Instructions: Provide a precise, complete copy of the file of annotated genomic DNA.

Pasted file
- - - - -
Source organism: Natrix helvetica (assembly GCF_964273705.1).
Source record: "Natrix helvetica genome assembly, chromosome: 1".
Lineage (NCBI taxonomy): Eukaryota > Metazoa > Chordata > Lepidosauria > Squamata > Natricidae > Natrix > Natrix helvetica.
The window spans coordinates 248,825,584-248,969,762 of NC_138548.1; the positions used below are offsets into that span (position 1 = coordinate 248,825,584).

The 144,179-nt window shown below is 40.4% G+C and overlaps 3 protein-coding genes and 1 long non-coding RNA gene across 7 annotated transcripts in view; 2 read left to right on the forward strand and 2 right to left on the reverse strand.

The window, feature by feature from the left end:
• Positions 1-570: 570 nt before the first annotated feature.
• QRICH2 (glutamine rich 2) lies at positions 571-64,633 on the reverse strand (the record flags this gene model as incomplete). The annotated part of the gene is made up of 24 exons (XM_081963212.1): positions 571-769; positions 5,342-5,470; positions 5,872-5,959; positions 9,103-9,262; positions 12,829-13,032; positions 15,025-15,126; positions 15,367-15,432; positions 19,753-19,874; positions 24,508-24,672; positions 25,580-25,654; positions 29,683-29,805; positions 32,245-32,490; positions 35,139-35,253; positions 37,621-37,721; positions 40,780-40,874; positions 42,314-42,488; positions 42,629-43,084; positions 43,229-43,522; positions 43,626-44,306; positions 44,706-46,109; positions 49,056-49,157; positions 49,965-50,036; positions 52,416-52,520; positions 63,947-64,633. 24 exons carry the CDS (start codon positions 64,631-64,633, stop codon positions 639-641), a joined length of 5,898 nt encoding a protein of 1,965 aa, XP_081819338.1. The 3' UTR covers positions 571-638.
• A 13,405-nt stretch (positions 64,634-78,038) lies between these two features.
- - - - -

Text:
Source organism: Natrix helvetica (assembly GCF_964273705.1).
Source record: "Natrix helvetica genome assembly, chromosome: 1".
Lineage (NCBI taxonomy): Eukaryota > Metazoa > Chordata > Lepidosauria > Squamata > Natricidae > Natrix > Natrix helvetica.
The window spans coordinates 248,825,584-248,969,762 of NC_138548.1; the positions used below are offsets into that span (position 1 = coordinate 248,825,584).

The 144,179-nt window shown below is 40.4% G+C and overlaps 3 protein-coding genes and 1 long non-coding RNA gene across 7 annotated transcripts in view; 2 read left to right on the forward strand and 2 right to left on the reverse strand.

The window, feature by feature from the left end:
• Positions 1-570: 570 nt before the first annotated feature.
• QRICH2 (glutamine rich 2) lies at positions 571-64,633 on the reverse strand (the record flags this gene model as incomplete). The annotated part of the gene is made up of 24 exons (XM_081963212.1): positions 571-769; positions 5,342-5,470; positions 5,872-5,959; positions 9,103-9,262; positions 12,829-13,032; positions 15,025-15,126; positions 15,367-15,432; positions 19,753-19,874; positions 24,508-24,672; positions 25,580-25,654; positions 29,683-29,805; positions 32,245-32,490; positions 35,139-35,253; positions 37,621-37,721; positions 40,780-40,874; positions 42,314-42,488; positions 42,629-43,084; positions 43,229-43,522; positions 43,626-44,306; positions 44,706-46,109; positions 49,056-49,157; positions 49,965-50,036; positions 52,416-52,520; positions 63,947-64,633. 24 exons carry the CDS (start codon positions 64,631-64,633, stop codon positions 639-641), a joined length of 5,898 nt encoding a protein of 1,965 aa, XP_081819338.1. The 3' UTR covers positions 571-638.
• A 13,405-nt stretch (positions 64,634-78,038) lies between these two features.